Review: God Untamed
Johannes Hartl’s hours spent with God in prayer, matched by his evident desire that the world would know this glorious God of whom he so vividly writes, seeps into every syllable of this book. I say every syllable with good reason. Hartl demonstrates a poet’s longing for just the right word or phrase. Even via translation from the German, a certain phonetic texture is evident throughout. It is a book that makes you read slowly, meditatively. Indeed, if you lack the time for a slow, meditative read which allows you to pause, reflect and pray, you may end up frustrated. It is extremely wide-ranging: another source of potential irritation for some. While rooting itself primarily in the doctrine of God – and partly because it roots itself there – no sphere of human knowledge is considered off-limits.
Hartl demonstrates a poet’s longing for just the right word or phrase … It is a book that makes you read slowly, meditatively.
We encounter the theological aesthetics of Balthasar, the philosophy of Hegel, the 1755 Lisbon earthquake and theodicy, the Sermon on the Mount and the four idols implied by the temptation of Christ narrative, to name just a few. There is cultural critique as well as frequent seasonings of nature writing in which storms and fires are drawn upon to aid the sketching out of a picture of this untameable being that is God.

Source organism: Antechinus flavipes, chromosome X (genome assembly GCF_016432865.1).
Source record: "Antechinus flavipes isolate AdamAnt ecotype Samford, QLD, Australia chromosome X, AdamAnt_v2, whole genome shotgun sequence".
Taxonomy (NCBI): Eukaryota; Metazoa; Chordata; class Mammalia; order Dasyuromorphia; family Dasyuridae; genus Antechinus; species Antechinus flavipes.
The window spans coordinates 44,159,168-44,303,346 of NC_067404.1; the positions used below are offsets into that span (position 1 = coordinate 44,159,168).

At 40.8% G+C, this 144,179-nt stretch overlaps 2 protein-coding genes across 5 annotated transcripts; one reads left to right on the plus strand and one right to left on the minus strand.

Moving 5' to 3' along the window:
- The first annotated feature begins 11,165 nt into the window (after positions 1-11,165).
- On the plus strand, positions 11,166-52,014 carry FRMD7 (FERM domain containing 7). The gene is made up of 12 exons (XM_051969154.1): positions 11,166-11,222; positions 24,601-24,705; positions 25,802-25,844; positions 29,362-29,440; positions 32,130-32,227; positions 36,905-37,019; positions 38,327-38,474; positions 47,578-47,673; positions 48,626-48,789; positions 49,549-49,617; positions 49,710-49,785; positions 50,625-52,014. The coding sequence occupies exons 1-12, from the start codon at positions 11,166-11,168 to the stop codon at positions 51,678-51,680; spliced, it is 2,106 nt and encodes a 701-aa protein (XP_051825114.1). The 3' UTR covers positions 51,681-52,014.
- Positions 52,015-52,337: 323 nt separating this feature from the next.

There is no introduction or conclusion in the sense that we might want or expect. In other words, we are not told at the start what the task of the book will be and we are not told at the end how it fulfilled that task. Rather, like a very long poem, the book finishes as it starts: with descriptions of ‘bursting glass’ in a storm and life on Mount Athos.
‘This is trying to be a book about everything’ a critic might say. But then, isn’t God himself about everything? It takes, perhaps, an untameable book, vast in its scope, to really write appropriately about an untameable God. If you want tameness, leave it on the shelf. If you want someone to inspire your prayer life in the mornings, take it down and slowly read a chapter.
A challenging rejection of ‘feel-good’ Christianity, God Untamed explores the deep crisis of faith that affects the Western world. Hartl calls us to rediscover this sense of wonder and to reimagine what it is to have a fear of God – not founded on a whimper at the unknown, but a respect borne out of watching his visible power in the nature of our world. A compelling charge to get out of our spiritual comfort zones and to find a faith that is truly fulfilled and fulfilling.